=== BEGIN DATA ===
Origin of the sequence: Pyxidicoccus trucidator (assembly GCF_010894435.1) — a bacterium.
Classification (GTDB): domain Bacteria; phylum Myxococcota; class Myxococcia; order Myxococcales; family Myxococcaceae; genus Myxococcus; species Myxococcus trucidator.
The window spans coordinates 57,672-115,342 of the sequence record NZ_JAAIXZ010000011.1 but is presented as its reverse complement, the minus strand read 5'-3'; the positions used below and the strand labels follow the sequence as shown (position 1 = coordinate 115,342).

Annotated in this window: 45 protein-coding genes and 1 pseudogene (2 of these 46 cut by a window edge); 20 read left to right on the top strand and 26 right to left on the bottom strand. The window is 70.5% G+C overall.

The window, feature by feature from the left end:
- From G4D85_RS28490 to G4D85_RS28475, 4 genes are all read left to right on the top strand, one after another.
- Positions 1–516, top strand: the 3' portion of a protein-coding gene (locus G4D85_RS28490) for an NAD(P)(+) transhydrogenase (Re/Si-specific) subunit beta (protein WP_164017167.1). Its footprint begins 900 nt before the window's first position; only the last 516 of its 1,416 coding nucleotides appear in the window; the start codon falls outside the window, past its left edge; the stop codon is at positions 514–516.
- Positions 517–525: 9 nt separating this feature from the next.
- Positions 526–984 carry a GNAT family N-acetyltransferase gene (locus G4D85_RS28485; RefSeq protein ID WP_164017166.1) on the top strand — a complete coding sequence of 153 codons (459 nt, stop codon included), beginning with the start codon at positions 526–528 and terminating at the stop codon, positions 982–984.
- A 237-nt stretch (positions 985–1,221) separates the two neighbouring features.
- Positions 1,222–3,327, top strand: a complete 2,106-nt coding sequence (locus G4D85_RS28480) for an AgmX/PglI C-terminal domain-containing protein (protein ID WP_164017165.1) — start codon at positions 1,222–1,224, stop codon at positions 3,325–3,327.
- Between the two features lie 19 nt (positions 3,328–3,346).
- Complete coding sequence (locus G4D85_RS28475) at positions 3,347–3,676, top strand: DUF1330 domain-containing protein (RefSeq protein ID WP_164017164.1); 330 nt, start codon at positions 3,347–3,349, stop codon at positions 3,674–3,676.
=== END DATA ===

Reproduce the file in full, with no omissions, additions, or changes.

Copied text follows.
Origin of the sequence: Pyxidicoccus trucidator (assembly GCF_010894435.1) — a bacterium.
Classification (GTDB): domain Bacteria; phylum Myxococcota; class Myxococcia; order Myxococcales; family Myxococcaceae; genus Myxococcus; species Myxococcus trucidator.
The window spans coordinates 57,672-115,342 of the sequence record NZ_JAAIXZ010000011.1 but is presented as its reverse complement, the minus strand read 5'-3'; the positions used below and the strand labels follow the sequence as shown (position 1 = coordinate 115,342).

Annotated in this window: 45 protein-coding genes and 1 pseudogene (2 of these 46 cut by a window edge); 20 read left to right on the top strand and 26 right to left on the bottom strand. The window is 70.5% G+C overall.

The window, feature by feature from the left end:
- From G4D85_RS28490 to G4D85_RS28475, 4 genes are all read left to right on the top strand, one after another.
- Positions 1–516, top strand: the 3' portion of a protein-coding gene (locus G4D85_RS28490) for an NAD(P)(+) transhydrogenase (Re/Si-specific) subunit beta (protein WP_164017167.1). Its footprint begins 900 nt before the window's first position; only the last 516 of its 1,416 coding nucleotides appear in the window; the start codon falls outside the window, past its left edge; the stop codon is at positions 514–516.
- Positions 517–525: 9 nt separating this feature from the next.
- Positions 526–984 carry a GNAT family N-acetyltransferase gene (locus G4D85_RS28485; RefSeq protein ID WP_164017166.1) on the top strand — a complete coding sequence of 153 codons (459 nt, stop codon included), beginning with the start codon at positions 526–528 and terminating at the stop codon, positions 982–984.
- A 237-nt stretch (positions 985–1,221) separates the two neighbouring features.
- Positions 1,222–3,327, top strand: a complete 2,106-nt coding sequence (locus G4D85_RS28480) for an AgmX/PglI C-terminal domain-containing protein (protein ID WP_164017165.1) — start codon at positions 1,222–1,224, stop codon at positions 3,325–3,327.
- Between the two features lie 19 nt (positions 3,328–3,346).
- Complete coding sequence (locus G4D85_RS28475) at positions 3,347–3,676, top strand: DUF1330 domain-containing protein (RefSeq protein ID WP_164017164.1); 330 nt, start codon at positions 3,347–3,349, stop codon at positions 3,674–3,676.